The first range ecologist, he was the father of range management.
Arthur William Sampson’s list of “firsts” is impressive: first person in America to be called a range ecologist, first to promote deferred and rotational grazing strategies, first to develop usable concepts of indicator species and plant succession for evaluating range condition, first to write a college text on range management, first range ecologist hired by the Forest Service, and first director of what is now called the Intermountain Research Station.
Sampson’s initial goal as a range scientist was to develop practical range evaluation methods that everyday range managers could use. His indicator species concept helped to fulfill that goal. He described four stages of plant succession on ranges that indicated, roughly, excellent, good, fair, and poor range conditions. His specific studies of the reaction of lands to grazing led to range management techniques that combat range deterioration and promote restoration.
Basic principles of range management now taken for granted came from the early research of Sampson and James T. Jardine, the first director of the Forest Service’s Office of Grazing Studies, created in 1910. They include using the kind of livestock best adapted to the range, grazing proper numbers, grazing in proper season, and good distribution of livestock.
Sampson was born in Nebraska on March 27, 1884. He studied botany and plant ecology at the University of Nebraska, receiving a B.S. degree in 1906 and an M.A. degree in 1907. He then joined the Forest Service as a plant ecologist and began research on overgrazing in the Blue Mountains of Oregon. His observations were keen and led to the first of his more than 200 scientific publications just one year after he joined the Forest Service.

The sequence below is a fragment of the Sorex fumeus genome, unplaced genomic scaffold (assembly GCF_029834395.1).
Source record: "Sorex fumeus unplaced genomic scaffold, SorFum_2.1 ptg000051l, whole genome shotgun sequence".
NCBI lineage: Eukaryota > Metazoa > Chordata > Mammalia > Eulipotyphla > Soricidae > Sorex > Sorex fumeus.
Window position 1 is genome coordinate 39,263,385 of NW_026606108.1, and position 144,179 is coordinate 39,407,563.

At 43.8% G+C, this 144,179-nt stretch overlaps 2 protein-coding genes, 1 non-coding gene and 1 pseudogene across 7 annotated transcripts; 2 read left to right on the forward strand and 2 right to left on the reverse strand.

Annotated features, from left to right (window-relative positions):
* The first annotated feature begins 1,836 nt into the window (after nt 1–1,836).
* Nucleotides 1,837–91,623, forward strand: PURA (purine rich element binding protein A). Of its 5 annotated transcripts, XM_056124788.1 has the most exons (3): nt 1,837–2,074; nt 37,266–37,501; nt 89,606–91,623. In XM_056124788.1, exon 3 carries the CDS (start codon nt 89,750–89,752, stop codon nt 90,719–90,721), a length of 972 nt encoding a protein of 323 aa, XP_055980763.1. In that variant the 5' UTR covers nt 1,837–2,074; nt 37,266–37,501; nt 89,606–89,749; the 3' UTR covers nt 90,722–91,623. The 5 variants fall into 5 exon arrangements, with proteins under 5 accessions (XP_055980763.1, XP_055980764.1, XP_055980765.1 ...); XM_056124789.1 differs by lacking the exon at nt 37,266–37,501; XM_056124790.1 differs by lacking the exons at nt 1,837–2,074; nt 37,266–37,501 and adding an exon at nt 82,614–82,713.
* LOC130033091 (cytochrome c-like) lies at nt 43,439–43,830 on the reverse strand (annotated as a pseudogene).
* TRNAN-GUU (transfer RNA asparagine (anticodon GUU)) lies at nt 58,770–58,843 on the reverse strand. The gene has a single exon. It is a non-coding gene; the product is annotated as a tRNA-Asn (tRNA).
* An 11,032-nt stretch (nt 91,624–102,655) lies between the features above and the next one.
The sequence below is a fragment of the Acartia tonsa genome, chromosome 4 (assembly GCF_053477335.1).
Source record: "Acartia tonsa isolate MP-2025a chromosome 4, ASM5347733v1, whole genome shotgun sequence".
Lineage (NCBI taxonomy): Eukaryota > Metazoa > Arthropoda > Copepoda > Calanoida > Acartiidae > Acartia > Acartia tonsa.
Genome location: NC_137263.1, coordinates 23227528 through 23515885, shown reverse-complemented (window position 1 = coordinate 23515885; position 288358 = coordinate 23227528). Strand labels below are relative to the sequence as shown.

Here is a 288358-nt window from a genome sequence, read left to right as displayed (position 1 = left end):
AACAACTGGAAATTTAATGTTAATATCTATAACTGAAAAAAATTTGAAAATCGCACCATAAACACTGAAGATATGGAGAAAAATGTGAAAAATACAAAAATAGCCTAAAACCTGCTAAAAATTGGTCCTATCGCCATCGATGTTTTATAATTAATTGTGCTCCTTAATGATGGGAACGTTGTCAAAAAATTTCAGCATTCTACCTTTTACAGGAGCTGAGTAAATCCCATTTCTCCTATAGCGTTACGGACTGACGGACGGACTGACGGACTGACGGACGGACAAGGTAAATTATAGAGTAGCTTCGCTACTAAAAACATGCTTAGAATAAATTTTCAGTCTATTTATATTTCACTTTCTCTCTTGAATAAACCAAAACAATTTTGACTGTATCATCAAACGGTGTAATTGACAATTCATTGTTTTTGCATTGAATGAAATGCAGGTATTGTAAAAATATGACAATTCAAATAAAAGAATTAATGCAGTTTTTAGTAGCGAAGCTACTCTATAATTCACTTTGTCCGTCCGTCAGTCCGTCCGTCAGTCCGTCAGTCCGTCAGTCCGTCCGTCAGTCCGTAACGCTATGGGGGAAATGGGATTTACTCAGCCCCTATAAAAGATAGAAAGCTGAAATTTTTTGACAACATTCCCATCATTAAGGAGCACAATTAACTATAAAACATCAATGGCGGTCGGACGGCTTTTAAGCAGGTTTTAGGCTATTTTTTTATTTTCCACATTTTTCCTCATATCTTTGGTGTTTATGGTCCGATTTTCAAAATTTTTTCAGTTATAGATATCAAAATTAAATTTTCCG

In 1912, at Jardine’s request, Sampson became the first director of the Utah Experiment Station, soon renamed the Great Basin Experiment Station. Located in the Manti National Forest near Ephraim, it was the beginning of what today is the Intermountain Research Station headquartered in Ogden.
Devastating spring floods, year-around erosion, and periodic mudflows that damaged or destroyed communities and ruined lands had plagued the West for decades. Sampson’s mission was to study the relationship between these disasters and overgrazing. He built several exclosures in Ephraim Canyon and adjacent drainages on the east side of the Wasatch Plateau. Log fences kept domestic livestock and most wildlife off these areas so that Sampson and two generations of scientists after him could study what happens to soil and plants when there is no grazing. From these exclosures scientists have access today to some 80 years of accumulated data.
Sampson’s studies covered three broad areas: production of maximum forage through artificial and natural reseeding; utilization of forests by livestock without undue damage to plant reproduction and watershed conditions; and securing the greatest grazing efficiency per unit, including herding methods, water development, and poisonous plant studies.
Sammy, as he was called, was almost as avid a sportsman as he was a scientist. In college he trained as a wrestler and long-distance runner. As a graduate student he had the weekly job of hiking seven miles, including a 3,000-foot elevation gain, up a mountain to change the record sheet on temperature recording instruments, and he once broke a record for sprinting to the summit of Pikes Peak. In Utah he boxed under the name “The Utah Kid.” Later, he pitched horseshoes with his students at UC Berkeley.
Sampson headed the Great Basin Station until 1922. During those years he also completed a doctoral degree at George Washington University in 1917. In 1922 he left the Forest Service to teach at the University of California at Berkeley where he started the first range management courses and wrote four textbooks. Range and Pasture Management (1923) earned him the title “father of range management” because it was the first comprehensive text on that subject. During his long and distinguished scientific career Sampson received many awards from forestry, range, and ecological organizations. He retired in 1951 but continued his research. He died in 1967.